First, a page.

• 1 pound fingerling potatoes, washed
• 3 cups water
• 1/2 cup Kosher salt
• 2 garlic cloves, skins on
• 1 cup Italian parsley, washed, leaves only
• 1 cup cilantro, washed, leaves only
• 1/2 cup olive oil
• 1/4 teaspoon black pepper
1. Put the potatoes, water, and Kosher salt into a pot and simmer uncovered for 10 minutes. With a wooden skewer, test to see if they are tender. Pour off most of the water, reserving as much salt as possible.
2. Lower the heat and keep a watchful eye on the potatoes. The goal is to let the water evaporate so the potatoes are coated in salt. Be careful not to burn the salt or the potatoes. Cook another 3 to 4 minutes, then remove the potatoes and let cool.
3. Use a kitchen towel to wipe the excess salt off each potato, leaving only a light dusting of salt on each. Clean the potatoes one by one so the skins don't break.
4. To make the dipping sauce, start by putting the garlic cloves on a skewer. Char them on an open flame. Brush off the blackened skins and roughly chop. Place the parsley and cilantro leaves, the roasted garlic, black pepper, and olive oil into a mini-blender and puree to a smooth consistency.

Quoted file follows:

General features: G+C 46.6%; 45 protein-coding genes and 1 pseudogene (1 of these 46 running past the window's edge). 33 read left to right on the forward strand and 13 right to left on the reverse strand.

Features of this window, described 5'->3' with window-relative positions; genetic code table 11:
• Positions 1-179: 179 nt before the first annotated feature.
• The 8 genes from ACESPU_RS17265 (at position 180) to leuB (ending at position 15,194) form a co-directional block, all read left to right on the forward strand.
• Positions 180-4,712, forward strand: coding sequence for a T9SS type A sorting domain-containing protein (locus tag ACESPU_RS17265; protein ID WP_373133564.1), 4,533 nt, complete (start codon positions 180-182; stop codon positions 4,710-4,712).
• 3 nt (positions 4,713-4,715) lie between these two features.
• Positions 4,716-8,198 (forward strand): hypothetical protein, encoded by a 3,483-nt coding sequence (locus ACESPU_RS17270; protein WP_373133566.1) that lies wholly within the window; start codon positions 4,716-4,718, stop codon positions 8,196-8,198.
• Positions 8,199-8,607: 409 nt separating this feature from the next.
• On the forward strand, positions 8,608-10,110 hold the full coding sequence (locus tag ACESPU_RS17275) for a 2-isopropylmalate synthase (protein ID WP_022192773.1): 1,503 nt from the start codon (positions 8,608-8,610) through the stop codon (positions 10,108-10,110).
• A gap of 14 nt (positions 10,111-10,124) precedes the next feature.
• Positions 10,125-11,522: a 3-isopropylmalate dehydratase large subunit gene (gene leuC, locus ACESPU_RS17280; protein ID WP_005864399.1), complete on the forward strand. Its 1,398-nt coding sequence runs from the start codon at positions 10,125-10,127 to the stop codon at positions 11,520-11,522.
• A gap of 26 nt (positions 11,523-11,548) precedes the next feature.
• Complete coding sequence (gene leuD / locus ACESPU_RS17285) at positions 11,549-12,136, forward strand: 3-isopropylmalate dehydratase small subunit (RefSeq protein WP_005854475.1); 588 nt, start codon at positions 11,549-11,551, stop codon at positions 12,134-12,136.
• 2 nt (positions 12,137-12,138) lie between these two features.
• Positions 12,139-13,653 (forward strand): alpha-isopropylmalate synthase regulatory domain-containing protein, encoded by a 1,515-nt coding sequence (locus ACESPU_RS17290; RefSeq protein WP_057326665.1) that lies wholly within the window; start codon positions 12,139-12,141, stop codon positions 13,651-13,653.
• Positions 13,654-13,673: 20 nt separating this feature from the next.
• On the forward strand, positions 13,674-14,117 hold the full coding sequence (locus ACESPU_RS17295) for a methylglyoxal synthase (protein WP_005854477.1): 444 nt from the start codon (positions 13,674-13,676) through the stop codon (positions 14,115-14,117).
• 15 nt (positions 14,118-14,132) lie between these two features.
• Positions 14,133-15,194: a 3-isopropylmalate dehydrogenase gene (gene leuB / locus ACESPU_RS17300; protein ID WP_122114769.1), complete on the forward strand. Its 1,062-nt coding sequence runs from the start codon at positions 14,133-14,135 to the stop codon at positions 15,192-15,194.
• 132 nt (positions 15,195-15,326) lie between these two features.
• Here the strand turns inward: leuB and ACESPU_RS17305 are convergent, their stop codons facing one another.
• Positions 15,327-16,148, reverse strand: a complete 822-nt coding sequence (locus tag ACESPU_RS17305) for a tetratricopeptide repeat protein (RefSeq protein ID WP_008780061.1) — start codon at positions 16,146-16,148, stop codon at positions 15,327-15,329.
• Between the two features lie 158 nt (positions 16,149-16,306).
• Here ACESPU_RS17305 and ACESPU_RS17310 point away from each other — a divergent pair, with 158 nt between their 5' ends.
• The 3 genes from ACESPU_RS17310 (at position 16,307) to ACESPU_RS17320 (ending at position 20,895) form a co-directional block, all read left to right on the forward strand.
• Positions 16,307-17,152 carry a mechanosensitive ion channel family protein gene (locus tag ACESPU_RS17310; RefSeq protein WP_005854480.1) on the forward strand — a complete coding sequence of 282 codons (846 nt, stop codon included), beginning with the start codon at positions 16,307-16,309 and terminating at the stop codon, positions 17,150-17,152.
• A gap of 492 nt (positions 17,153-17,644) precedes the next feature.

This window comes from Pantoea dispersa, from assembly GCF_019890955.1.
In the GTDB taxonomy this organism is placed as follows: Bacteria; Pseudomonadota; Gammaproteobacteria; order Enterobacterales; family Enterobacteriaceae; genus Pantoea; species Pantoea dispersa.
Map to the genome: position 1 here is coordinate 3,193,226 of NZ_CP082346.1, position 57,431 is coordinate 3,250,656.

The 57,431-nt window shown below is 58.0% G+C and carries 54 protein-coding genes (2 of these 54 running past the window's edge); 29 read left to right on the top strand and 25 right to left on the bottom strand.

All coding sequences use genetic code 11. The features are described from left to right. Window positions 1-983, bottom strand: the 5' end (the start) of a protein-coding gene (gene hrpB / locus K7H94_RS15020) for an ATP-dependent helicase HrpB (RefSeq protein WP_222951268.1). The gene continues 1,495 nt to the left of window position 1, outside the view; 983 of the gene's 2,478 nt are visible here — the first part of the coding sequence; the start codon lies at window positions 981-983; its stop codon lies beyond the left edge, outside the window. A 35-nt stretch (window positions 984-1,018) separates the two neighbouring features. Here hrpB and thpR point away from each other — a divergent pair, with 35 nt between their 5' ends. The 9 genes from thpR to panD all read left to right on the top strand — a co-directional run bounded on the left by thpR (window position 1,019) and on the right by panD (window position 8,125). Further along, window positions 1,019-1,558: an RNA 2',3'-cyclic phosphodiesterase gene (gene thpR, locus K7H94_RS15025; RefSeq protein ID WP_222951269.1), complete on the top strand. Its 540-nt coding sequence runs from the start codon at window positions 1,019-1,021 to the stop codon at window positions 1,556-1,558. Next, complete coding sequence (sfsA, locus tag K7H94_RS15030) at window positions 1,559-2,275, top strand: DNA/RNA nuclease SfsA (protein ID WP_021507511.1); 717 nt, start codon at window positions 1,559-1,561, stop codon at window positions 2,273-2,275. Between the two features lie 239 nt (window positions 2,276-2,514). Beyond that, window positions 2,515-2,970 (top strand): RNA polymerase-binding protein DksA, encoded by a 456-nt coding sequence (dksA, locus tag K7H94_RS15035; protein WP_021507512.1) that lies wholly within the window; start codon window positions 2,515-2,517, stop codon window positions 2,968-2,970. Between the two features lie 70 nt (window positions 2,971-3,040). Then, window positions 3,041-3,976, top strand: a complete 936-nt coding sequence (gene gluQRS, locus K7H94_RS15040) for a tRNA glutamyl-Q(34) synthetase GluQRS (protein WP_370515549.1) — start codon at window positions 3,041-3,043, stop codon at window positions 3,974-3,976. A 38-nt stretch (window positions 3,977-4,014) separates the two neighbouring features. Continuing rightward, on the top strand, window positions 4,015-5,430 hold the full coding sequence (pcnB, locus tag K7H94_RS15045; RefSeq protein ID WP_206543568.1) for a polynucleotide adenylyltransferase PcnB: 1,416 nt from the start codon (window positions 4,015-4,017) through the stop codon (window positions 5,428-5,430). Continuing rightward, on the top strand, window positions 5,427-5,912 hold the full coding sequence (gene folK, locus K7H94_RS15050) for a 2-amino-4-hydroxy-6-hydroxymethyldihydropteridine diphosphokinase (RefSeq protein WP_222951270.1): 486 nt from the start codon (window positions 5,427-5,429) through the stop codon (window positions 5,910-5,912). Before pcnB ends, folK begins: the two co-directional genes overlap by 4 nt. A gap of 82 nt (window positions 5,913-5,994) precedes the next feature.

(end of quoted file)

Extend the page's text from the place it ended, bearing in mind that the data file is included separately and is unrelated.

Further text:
5. Pour the sauce into a small bowl. Serve the potatoes and sauce at room temperature.
Here's a recipe I found for moose stew that I edited for personal preference. Thanks for the meat, Ernie!
First, shoot a moose ( or caribou, or deer, or cow).
Sift together 1/4 cup flour with 3/4 tsp salt, a few grains cayenne, dash of thyme, nutmeg, cloves. Put flour mixture in a large bowl or bag and add about 1 pound of moose round steak cut into one-inch cubes. Cover meat with flour mix.
Cook a mess of chopped bacon in a dutch oven to render its fat and sear meat all over. Add three thinly sliced onions. When meat and onions are well-browned, add 1 tblsp Worcestershire, 0.5 cups red burgundy [they say the cheaper the better, and that better be true. I have some royally shitty wine to use up], 5 clove garlic [the original said 1. hahahaha], tomato paste, chopped parsley or celery tops. From what I took from the Cook's Illustrated on goulash, make sure some tops of the meat are sticking above the liquid level in order to get some browning on the meat.
Cover pot and set in a 350 degree oven until tender. Add salt and pepper to taste, and mushrooms [no mushrooms this time, unfortunately]. Best if made a full day before and reheated. Serve over egg noodles.